Included in Trump’s 70-Point Immigration Principles: More Judges

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By Joe Guzzardi

Joe is a CAPS Senior Writing Fellow whose commentaries about California's social issues have run in newspapers throughout California and the country for nearly 30 years. Contact Joe at joeguzzardi@capsweb.org, or find him on Twitter @joeguzzardi19.

The writer's views are his own.

October 10, 2017
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DHS, ICE, Enforcement Advocates Endorse Hiring More Immigration Judges.
One of President Trump’s 70-point immigration principles sent to Congress on October 8 is the recommendation to hire an additional 370 immigration judges, and 1,000 new Immigration and Customs Enforcement lawyers.

As recent evidence proves, more immigration judges mean more removals. Currently, the immigration court backlog is an overwhelming 630,000 cases. Last week, the Department of Justice’s Executive Office for Immigration Review (EOIR) released statistics on the effects of Executive Order (EO) 13767, Border Security and Immigration Enforcement Improvements.. The EO called for Attorney General Jeff Sessions to assign immigration judges to immigration detention facilities.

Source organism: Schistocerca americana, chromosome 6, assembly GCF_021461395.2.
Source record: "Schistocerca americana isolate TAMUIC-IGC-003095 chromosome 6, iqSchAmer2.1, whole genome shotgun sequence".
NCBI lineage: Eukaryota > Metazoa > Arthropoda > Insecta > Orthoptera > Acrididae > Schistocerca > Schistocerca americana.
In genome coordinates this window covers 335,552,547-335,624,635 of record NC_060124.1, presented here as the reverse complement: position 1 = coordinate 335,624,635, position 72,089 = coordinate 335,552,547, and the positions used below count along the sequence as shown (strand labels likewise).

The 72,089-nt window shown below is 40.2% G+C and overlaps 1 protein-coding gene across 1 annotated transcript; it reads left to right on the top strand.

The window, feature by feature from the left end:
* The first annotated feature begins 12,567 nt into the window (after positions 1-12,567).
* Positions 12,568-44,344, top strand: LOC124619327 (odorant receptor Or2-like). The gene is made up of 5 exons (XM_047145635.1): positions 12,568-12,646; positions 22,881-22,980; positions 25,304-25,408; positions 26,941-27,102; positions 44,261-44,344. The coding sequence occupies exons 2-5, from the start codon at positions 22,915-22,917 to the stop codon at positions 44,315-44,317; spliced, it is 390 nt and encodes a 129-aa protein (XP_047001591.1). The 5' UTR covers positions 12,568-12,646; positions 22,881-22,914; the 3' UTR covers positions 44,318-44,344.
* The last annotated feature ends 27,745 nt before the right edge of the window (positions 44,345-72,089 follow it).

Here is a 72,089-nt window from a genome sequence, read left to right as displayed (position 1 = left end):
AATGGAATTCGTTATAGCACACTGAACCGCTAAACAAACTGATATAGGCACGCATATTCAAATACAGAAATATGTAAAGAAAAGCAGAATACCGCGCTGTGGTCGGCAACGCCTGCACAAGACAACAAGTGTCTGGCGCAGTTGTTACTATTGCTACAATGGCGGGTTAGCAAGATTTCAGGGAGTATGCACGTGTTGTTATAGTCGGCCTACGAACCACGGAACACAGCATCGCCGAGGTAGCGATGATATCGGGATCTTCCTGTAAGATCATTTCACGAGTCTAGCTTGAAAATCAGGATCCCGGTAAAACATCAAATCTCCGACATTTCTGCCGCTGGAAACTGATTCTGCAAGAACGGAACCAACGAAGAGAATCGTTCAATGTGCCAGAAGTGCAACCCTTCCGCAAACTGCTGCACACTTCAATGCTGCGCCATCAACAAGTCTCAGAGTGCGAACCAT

Acting on Sessions’ EO, federal officials sent over one hundred immigration judges to Department of Homeland Security detention facilities nationwide including along the southern border to carry out in-person interviews and video teleconferencing docket hearings.

The results, according to EOIR, show that: “mobilized immigration judges have completed approximately 2,700 more cases than expected if the immigration judges had not been detailed.” And “immigration judges mobilized to surge sites completed approximately 21 percent more cases on detail than the historical, expected performance of non-detailed immigration judges at the same base locations.”

Acting Immigration and Customs Enforcement director Thomas Homan must be pleased with the results that adding more judges will yield.  In July, Homan told the Daily Caller that since the unaccompanied Central American minors and family unit surge began several years ago and often unfounded credible fear claims spiked, immigration removal proceedings take longer. An immigration judge must hear credible fear cases, and assuming the claimant honors his notice to appear in court, they often take years to resolve.

The consensus among enforcement advocates is that President Trump’s enforcement agenda would remove virtually all the illegal immigration incentives
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